WILL THE BUDGET 'STARTUP' BRISBANE?
Written on the 14 July 2015 by Laura Daquino
ONLY 7 per cent of Australia's startups are in Brisbane. A $24 million package in the Budget promises to have a multiplier effect on this figure, but startup pioneers are reminding the 'devil will be in the details' and the direction of investment.
"This is much more than the previous government and the one before that - the numbers lend to some credible actions on face value," says Baxter. "But if funding is trapped in red tape, research institutions and universities, then it will all be for nought."
Baxter has a different idea of how to Advance Queensland, grounded in his own experience.
"There is though a lot of talk about research in these plans, through initiatives like fellowships and scholarships to strengthen our research base," Baxter says.
"It's high time we developed a plan to build more global companies in Queensland led by entrepreneurs and not the insistence that this must come from the academic sector."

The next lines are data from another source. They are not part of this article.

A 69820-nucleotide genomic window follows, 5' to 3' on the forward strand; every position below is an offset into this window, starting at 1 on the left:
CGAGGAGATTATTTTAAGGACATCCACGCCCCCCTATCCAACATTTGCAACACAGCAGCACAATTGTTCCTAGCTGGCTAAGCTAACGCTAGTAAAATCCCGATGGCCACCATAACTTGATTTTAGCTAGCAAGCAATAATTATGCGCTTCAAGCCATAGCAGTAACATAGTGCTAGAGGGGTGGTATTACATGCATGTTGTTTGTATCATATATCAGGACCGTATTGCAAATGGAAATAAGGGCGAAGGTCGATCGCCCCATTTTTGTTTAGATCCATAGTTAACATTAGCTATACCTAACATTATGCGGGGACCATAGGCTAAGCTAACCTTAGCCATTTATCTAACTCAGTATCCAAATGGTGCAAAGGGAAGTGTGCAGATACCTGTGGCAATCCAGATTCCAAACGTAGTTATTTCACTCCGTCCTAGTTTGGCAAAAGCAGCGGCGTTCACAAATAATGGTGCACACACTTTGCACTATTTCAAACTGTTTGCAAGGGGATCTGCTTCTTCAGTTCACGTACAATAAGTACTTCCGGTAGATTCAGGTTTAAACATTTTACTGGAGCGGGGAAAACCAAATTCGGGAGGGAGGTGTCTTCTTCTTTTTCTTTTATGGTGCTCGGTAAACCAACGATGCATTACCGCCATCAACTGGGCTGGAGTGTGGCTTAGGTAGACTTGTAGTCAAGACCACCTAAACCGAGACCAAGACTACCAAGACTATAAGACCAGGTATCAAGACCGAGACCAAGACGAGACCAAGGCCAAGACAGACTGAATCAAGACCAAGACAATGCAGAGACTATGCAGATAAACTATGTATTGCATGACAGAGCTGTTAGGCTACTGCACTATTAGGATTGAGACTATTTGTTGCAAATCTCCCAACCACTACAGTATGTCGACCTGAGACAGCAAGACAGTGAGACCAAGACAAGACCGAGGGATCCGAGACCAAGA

He just doesn't want the recipients of STEM education to be immediately rendered as spokes on the wheel.
"I'd like to make sure people who are benefitting from this investment in educational skills are given a little entrepreneurial spark," says Baxter.
The way to guarantee this?
"There is a lot of talk about incubators and accelerators but I hope this investment isn't just linked to universities - if it is, they need to really and truly be given an entrepreneurial fire as well," he says.
"It's a well known fact that high-growth startups generate 70-90 per cent of new jobs, and the Queensland government is setting the agenda today for other states and territories.
"There is a fierce fight for talent happening around the world in places like Singapore, China and Canada, and this really raises Brisbane's competitiveness."
Like Baxter, Bradd doesn't believe a focus on research and institutions is key in leveraging Brisbane's global position.
"Importing talent to Brisbane is a big thing because we currently lack the quantity of mentors to show the way. If you look at the IPOs of Facebook, Twitter, Google, they created 4000 millionaires and not only were they that, they created second wave startups and became mentors," says Bradd.